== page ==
Shao, Lin; Bhatnagar, Pratiksha; Majumdar, Rajtilak; Minocha, Rakesh; Minocha, Subhash C. 2014. Putrescine overproduction does not affect the catabolism of spermidine and spermine in poplar and Arabidopsis. Amino Acids. 46(3): 743-757.

Lasanajak, Yi; Minocha, Rakesh; Minocha, Subhash C.; Goyal, Ravinder; Fatima, Tahira; Handa, Avtar K.; Mattoo, Autar K. 2014. Enhanced flux of substrates into polyamine biosynthesis but not ethylene in tomato fruit engineered with yeast S-adenosylmethionine decarboxylase gene. Amino Acids. 46(3): 729-742.

Majumdar, Rajtilak; Shao, Lin; Minocha, Rakesh; Long, Stephanie; Minocha, Subhash C. 2013. Ornithine: the overlooked molecule in the regulation of polyamine metabolism. Plant & Cell Physiology. 54(6): 990-1004.[with supplementary document].

Page, Andrew F.; Minocha, Rakesh; Minocha, Subhash C. 2012. Living with high putrescine: expression of ornithine and arginine biosynthetic pathway genes in high and low putrescine producing poplar cells. Amino Acids. 42(1): 295-308.

Puckett, Emily E.; Serpiglia, Michelle J.; DeLeon, Alyssa M.; Long, Stephanie; Minocha, Rakesh; Smart, Lawrence B. 2012. Differential expression of genes encoding phosphate transporters contributes to arsenic accumulation in shrub willow (Salix spp.). Environmental and Experimental Botany. 75: 248-257.

Mattoo, Autar K.; Minocha, Subhash C.; Minocha, Rakesh; Handa, Avtar K. 2010. Polyamines and cellular metabolism in plants: transgenic approaches reveal different responses to diamine putrescine versus higher polyamines spermidine and spermine. Amino Acids. 38:405-413.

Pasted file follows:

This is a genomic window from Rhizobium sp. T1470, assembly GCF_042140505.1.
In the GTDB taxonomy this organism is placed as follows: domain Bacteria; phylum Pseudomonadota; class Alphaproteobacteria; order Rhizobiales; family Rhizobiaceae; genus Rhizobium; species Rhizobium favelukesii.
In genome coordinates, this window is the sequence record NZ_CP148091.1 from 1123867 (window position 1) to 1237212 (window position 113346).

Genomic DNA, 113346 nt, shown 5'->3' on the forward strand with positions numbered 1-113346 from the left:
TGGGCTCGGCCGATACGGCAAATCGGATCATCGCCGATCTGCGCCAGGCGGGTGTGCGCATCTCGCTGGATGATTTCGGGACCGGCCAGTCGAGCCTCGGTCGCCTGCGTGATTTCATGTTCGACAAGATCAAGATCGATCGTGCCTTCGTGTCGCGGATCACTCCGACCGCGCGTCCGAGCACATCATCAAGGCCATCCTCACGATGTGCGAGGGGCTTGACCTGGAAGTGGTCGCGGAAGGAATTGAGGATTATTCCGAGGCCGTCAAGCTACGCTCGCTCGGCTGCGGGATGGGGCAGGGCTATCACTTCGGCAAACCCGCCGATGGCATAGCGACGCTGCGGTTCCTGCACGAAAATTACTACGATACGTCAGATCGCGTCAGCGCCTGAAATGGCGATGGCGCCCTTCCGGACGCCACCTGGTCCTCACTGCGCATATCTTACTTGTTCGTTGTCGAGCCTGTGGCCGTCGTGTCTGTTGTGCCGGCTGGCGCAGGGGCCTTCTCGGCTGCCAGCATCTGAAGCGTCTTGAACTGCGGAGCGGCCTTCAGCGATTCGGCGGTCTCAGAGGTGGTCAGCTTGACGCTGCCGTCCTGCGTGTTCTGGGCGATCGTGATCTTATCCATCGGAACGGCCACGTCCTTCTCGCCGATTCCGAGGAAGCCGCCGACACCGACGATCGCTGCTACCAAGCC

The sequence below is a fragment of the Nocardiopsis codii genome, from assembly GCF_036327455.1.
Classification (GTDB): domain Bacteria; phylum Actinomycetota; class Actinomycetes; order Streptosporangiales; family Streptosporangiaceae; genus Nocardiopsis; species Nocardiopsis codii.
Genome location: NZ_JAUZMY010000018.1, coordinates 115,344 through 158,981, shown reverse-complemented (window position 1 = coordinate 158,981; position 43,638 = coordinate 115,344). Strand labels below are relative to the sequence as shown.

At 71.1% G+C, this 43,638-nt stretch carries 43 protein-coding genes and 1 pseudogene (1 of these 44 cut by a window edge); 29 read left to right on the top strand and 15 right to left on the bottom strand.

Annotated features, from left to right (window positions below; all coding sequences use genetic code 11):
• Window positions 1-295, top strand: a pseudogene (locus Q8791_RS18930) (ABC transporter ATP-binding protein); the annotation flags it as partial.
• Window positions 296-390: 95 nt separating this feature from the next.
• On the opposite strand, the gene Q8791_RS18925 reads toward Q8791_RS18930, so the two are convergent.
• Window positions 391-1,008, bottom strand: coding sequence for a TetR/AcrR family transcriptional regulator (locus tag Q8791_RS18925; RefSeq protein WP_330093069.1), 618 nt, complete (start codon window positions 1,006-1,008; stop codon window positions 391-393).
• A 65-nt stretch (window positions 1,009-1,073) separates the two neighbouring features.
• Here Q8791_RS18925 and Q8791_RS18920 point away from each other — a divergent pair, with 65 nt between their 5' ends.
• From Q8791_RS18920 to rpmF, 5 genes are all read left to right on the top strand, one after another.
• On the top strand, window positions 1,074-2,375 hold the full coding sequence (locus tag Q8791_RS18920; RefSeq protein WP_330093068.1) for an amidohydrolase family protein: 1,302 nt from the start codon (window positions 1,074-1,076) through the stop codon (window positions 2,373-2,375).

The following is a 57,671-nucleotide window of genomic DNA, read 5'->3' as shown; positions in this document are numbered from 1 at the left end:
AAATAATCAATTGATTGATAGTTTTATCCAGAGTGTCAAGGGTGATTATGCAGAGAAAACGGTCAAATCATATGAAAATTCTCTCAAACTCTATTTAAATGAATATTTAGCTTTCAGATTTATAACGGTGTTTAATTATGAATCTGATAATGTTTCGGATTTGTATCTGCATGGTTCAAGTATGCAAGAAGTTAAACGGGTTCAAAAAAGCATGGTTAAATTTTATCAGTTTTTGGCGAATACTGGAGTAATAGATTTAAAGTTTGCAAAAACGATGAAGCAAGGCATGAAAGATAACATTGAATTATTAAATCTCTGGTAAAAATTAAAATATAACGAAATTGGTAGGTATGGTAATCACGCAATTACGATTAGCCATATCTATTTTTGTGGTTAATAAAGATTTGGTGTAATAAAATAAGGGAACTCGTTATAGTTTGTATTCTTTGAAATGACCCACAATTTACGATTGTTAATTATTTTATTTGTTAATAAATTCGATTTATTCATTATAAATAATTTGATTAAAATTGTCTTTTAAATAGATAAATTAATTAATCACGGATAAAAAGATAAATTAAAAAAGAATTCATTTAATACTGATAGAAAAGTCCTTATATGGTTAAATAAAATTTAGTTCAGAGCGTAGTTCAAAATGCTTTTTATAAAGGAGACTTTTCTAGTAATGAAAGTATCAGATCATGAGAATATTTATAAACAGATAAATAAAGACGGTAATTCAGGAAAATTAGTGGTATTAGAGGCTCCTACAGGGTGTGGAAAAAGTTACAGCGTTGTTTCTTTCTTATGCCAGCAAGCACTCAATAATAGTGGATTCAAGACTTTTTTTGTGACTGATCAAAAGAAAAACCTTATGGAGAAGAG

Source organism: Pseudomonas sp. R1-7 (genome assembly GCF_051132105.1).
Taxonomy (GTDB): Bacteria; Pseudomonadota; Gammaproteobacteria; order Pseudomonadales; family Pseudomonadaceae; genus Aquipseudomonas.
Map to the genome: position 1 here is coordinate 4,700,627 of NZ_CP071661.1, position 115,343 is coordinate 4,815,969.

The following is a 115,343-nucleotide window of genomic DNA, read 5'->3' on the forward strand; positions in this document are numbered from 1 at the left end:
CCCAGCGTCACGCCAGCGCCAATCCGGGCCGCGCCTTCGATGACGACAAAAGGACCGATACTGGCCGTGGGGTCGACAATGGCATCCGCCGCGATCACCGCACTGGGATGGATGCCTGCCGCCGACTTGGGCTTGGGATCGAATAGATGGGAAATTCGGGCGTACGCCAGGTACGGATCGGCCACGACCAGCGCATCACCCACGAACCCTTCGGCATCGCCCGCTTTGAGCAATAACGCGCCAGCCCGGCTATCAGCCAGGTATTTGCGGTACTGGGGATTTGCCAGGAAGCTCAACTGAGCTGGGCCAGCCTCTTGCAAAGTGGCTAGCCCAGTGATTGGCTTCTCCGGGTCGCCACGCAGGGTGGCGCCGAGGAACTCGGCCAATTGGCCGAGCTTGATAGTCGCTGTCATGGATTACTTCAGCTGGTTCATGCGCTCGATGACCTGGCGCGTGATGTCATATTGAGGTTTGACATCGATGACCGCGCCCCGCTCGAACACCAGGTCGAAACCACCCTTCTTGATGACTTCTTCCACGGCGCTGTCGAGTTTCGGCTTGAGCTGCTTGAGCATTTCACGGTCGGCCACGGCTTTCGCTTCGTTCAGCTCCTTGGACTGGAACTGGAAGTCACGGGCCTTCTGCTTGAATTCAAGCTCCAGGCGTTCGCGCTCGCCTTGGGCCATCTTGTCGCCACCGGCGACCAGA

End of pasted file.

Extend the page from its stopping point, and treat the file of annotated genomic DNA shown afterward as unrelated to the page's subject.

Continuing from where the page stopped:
Mohapatra, Sridev; Cherry, Smita; Minocha, Rakesh; Majumdar, Rajtilak; Thangavel, Palaniswamy; Long, Stephanie; Minocha, Subhash C. 2010. The response of high and low polyamine producing cell lines to aluminum and calcium stress. Plant Physiology and Biochemistry. 48:612-620.

Mohapatra, Sridev; Minocha, Rakesh; Long, Stephanie. 2009. Putrescine overproduction negatively impacts the oxidative state of poplar cells in culture. Plant Physiology and Biochemistry 47, 262-271.

Page, Andrew F.; Mohapatra, Sridev; Minocha, Rakesh; Minocha, Subhash C. 2007. The effects of genetic manipulation of putrescine biosynthesis on transcription and activities of the other polyamine biosynthetic enzymes. Physiologia Plantarum. 129: 707-724.

Research Participants

Principal Investigator

  • Rakesh Minocha, US Forest Service Northern Research Station, Senior Supervisory Plant Physiologist

Research Partner

  • Subhash C. Minocha, University of New Hampshire, Biological Sciences Department
  • Stephanie Long, US Forest Service Northern Research Station, Biological Sciences Technician and Lab Manager
  • Jeffrey W. Cary, USDA/ARS, Southern Regional Research Center Food and Feed Safety Research Unit
  • Rajtilak Majumdar, USDA/ARS, Southern Regional Research Center Food and Feed Safety Research Unit
  • Autar K. Mattoo, USDA-ARS, Sustainable Agricultural Systems Laboratory
  • Om Parkash (Dhanker), University of Massachusetts, Department of Plant Biology
  • Last modified: September 11, 2018